Why is Music Important for Kids?

This question has been debated for as long as time has existed. Even the great Greek and Roman philosophers approached the question: is music something that should be taught and does it help the development of children? Plato answered “I would teach children music, physics, and philosophy; but most importantly music, for in the patterns of music and all arts are the keys to learning.” And again “what then is the education to be? Perhaps we could hardly find a better than that which the experience of the past has already discovered, which consists, I believe, in gymnastic, for the body, and music for the mind.”

In all cultures of the world music plays an important role. While these roles may change depending on the culture it is impossible to separate music from the life of an individual. While some may argue the role of music in our lives it is impossible to escape it. Music provides a means of communication and expression of culture and individual identity.

Children are immersed in music from birth and will be for their entire life. If this is the case, why teach it? Is not the constant immersion in music enough? To this I say; is the fact that we witness the results of scientific principals on a day to day basis result in the understanding of those scientific principles? No it does not and likewise for music it does not either. The day to day encounters we have with music can move us, but the understanding of this music can help us grow as individuals.

In many cultures the family plays the main role in music education. Families are most commonly the ones that teach children the music of their culture. As young children, we are commonly sung nursery rhymes. These provide entertainment for the child and often information in small repeated fashion. Children learn through the repetition and structure that the information was delivered in. Many nursery rhymes teach fundamental life lesson and therefore sets music up as a means of educating. Children learn from music from a young age and will continue to for the rest of their lives. The benefit of nursery rhymes and progressive learning has become an issue. Children are missing out on fundamental learning opportunities.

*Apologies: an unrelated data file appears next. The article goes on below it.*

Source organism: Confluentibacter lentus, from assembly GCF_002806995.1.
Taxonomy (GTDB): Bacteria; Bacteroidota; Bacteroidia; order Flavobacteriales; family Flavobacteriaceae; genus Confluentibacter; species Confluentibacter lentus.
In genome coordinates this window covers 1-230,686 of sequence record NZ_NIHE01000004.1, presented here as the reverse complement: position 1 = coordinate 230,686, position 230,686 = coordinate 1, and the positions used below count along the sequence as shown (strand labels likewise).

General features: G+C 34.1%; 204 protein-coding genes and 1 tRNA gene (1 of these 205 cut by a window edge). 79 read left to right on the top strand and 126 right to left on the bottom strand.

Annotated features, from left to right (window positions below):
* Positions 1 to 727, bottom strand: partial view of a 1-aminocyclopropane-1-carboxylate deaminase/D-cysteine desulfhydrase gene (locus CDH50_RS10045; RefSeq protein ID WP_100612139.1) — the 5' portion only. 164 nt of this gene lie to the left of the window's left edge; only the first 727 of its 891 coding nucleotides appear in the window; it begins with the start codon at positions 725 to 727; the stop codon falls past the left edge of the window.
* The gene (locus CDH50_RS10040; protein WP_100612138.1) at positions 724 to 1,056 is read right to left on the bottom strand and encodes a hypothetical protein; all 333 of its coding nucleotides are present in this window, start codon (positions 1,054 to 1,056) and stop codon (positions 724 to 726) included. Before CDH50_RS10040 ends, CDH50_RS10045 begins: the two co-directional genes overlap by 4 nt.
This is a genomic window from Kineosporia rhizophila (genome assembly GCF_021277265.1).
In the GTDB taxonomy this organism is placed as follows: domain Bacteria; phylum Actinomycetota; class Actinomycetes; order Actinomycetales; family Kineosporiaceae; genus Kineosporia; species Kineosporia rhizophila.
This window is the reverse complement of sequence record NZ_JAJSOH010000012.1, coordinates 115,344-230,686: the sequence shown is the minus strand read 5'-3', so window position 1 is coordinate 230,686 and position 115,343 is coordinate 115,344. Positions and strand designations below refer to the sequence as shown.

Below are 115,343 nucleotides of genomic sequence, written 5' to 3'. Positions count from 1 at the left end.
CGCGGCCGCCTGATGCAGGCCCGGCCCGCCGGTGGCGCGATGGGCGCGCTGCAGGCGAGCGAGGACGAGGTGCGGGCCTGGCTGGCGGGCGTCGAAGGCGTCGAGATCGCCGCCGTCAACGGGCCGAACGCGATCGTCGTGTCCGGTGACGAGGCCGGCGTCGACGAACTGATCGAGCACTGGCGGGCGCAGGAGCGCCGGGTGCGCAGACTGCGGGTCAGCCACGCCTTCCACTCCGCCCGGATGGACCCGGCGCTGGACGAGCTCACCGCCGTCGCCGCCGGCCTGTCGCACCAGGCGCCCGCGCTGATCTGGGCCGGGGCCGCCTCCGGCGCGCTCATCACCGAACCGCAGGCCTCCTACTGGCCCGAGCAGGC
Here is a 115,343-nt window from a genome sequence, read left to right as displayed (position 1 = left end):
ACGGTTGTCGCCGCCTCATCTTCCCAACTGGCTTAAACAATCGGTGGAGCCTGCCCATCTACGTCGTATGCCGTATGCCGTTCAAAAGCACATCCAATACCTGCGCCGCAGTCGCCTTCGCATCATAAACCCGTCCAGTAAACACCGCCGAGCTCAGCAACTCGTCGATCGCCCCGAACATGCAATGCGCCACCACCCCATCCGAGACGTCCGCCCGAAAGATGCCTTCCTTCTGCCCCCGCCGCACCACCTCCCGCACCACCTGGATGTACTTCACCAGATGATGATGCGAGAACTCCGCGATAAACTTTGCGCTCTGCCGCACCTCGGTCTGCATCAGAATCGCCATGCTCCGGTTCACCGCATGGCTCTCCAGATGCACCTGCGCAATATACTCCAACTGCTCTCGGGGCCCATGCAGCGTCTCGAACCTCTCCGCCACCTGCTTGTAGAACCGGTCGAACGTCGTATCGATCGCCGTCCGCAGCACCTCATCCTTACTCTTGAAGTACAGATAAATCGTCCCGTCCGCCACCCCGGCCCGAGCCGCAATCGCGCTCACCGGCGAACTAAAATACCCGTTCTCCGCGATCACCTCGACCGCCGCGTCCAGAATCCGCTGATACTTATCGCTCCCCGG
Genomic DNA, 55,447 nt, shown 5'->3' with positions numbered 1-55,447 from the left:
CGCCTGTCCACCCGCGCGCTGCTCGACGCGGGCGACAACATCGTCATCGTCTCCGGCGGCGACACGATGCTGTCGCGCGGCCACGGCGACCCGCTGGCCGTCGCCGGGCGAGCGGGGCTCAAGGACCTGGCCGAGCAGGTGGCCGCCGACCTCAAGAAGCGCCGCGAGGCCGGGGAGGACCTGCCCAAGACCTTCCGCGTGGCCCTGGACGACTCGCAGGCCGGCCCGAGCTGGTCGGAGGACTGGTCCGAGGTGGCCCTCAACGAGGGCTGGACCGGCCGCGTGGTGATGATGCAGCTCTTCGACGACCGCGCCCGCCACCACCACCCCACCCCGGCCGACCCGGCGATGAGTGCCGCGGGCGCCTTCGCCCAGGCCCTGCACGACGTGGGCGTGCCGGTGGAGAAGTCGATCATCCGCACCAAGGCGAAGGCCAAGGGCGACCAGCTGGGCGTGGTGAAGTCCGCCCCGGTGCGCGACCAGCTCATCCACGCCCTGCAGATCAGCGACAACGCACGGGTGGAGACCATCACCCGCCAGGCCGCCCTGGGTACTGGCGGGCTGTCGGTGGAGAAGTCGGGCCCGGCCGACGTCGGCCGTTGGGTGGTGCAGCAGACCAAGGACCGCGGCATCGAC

The Mozart effect which gained a large following in the 1990’s claimed that listening to Mozart as a baby will make a child smarter. While this movement was short lived and there is little proof that it works there has been no denying that children who learn music will achieve higher in other aspects of their academic life. In learning music, children learn to express their identities, gain confidence and develop sense of time and space. A research team at the university of Munster in Germany discovered that students who study music have more developed abstract reasoning skills, which are closely linked to learning in the areas of science and maths.

I do not believe that there is any argument to this question…music is a vital part of a child’s education and should be taken seriously; listening to music is not enough. A child must learn to think musically and that is what will help assist the development of the child and their academic development.

written by Gemma Lee